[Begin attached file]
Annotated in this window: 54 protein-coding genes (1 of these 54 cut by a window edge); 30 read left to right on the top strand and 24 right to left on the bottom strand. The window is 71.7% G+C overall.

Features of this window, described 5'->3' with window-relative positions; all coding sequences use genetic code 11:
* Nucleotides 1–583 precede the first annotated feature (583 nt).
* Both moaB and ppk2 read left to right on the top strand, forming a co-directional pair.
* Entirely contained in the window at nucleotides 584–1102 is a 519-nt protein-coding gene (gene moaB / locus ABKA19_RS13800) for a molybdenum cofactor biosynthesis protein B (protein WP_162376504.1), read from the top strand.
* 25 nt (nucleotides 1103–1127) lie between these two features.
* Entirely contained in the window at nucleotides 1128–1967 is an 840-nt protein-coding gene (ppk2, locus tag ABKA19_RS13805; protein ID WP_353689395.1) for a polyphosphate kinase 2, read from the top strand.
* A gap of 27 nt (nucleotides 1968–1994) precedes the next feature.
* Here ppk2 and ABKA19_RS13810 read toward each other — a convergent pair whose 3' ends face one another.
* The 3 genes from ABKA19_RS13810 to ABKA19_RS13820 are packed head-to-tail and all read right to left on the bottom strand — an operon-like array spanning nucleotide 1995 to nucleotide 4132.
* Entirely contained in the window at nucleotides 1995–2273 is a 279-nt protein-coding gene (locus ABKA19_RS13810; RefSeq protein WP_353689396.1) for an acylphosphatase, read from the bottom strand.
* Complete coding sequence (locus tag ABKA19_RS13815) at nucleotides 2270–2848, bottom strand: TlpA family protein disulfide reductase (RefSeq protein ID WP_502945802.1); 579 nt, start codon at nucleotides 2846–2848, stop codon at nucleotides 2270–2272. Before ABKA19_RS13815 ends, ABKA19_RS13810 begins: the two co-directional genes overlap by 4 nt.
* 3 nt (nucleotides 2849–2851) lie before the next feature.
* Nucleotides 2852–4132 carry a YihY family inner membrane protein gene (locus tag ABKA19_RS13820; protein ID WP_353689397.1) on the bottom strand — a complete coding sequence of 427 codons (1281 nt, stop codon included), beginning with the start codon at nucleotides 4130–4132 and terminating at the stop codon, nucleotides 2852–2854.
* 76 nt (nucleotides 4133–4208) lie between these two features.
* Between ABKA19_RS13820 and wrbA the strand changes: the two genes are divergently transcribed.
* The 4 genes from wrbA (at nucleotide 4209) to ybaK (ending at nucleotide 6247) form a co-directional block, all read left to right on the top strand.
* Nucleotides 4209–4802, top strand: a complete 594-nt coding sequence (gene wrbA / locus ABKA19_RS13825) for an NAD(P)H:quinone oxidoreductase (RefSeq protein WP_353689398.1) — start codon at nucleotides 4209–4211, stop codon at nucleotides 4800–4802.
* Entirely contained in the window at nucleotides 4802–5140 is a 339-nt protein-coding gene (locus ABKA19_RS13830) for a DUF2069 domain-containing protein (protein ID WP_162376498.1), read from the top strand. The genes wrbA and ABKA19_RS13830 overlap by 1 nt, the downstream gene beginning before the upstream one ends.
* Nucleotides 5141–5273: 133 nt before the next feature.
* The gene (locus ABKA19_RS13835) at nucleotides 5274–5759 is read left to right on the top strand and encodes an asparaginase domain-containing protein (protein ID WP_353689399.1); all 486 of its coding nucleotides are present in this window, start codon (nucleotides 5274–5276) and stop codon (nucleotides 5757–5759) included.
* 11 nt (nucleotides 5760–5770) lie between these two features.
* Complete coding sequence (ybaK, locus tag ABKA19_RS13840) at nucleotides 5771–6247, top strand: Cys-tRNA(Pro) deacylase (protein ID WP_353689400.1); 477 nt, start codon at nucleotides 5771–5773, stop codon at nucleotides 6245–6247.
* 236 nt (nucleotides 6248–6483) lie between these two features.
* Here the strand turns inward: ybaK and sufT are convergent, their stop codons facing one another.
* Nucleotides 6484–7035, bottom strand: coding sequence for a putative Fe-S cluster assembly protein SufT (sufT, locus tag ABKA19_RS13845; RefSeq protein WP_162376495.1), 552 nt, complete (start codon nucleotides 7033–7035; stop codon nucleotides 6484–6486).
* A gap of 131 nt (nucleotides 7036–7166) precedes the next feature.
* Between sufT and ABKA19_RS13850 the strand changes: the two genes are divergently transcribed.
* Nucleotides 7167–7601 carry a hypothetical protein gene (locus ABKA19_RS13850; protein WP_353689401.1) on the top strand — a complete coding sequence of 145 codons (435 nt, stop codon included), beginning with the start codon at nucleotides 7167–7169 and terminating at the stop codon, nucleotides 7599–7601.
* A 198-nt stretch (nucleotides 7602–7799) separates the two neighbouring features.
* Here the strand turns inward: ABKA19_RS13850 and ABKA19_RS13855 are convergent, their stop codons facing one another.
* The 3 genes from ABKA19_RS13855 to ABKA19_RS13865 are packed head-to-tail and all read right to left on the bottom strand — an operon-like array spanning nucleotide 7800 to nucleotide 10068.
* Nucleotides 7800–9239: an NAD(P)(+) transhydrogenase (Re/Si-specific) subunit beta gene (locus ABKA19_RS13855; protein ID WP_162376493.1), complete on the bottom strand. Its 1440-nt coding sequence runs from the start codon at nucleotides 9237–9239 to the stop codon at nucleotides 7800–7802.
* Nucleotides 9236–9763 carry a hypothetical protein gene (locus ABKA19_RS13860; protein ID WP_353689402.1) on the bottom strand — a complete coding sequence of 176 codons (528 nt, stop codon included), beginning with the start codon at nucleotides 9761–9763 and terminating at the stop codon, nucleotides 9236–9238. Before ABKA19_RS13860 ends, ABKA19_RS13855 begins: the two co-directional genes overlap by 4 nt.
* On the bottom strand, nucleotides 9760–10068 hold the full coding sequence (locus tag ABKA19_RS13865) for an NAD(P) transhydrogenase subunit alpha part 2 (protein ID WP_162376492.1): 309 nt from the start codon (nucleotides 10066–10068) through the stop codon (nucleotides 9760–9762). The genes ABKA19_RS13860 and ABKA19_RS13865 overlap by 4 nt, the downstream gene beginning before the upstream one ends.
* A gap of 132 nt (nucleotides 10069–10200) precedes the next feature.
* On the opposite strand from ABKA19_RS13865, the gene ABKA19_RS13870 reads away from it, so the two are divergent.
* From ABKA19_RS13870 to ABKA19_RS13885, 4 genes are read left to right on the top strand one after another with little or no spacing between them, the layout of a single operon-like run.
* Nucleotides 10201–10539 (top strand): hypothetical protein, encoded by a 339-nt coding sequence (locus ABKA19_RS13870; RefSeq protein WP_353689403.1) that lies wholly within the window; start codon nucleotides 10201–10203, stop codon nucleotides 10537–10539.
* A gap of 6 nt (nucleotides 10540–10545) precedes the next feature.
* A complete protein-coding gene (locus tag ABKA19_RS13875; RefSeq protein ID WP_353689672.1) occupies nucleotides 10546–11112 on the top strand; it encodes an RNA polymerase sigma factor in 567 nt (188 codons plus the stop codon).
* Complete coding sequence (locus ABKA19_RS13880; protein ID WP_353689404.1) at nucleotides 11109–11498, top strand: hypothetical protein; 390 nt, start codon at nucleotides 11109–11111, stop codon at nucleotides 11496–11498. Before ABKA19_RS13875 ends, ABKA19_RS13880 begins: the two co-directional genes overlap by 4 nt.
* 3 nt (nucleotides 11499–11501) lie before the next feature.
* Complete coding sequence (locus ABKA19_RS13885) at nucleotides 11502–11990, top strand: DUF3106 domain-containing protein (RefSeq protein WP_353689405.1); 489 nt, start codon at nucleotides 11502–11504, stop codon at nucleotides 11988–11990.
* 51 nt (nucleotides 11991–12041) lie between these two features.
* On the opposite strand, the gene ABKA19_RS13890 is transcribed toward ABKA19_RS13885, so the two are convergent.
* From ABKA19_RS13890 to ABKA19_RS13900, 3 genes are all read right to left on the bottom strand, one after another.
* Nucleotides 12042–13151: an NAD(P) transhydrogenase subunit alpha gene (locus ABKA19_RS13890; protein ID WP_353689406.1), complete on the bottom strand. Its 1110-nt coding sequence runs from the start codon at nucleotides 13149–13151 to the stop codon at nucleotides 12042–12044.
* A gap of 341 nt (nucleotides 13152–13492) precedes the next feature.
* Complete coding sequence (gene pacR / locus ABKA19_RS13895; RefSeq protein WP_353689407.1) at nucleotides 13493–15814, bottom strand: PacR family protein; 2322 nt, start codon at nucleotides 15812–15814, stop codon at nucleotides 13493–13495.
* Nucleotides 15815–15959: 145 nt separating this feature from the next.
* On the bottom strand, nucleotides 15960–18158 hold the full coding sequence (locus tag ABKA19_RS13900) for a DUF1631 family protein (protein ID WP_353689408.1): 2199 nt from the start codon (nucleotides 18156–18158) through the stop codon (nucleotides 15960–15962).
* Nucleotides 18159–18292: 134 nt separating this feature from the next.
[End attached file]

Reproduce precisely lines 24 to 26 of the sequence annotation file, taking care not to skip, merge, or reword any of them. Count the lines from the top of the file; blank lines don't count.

* 236 nt (nucleotides 6248–6483) lie between these two features.
* Here the strand turns inward: ybaK and sufT are convergent, their stop codons facing one another.
* Nucleotides 6484–7035, bottom strand: coding sequence for a putative Fe-S cluster assembly protein SufT (sufT, locus tag ABKA19_RS13845; RefSeq protein WP_162376495.1), 552 nt, complete (start codon nucleotides 7033–7035; stop codon nucleotides 6484–6486).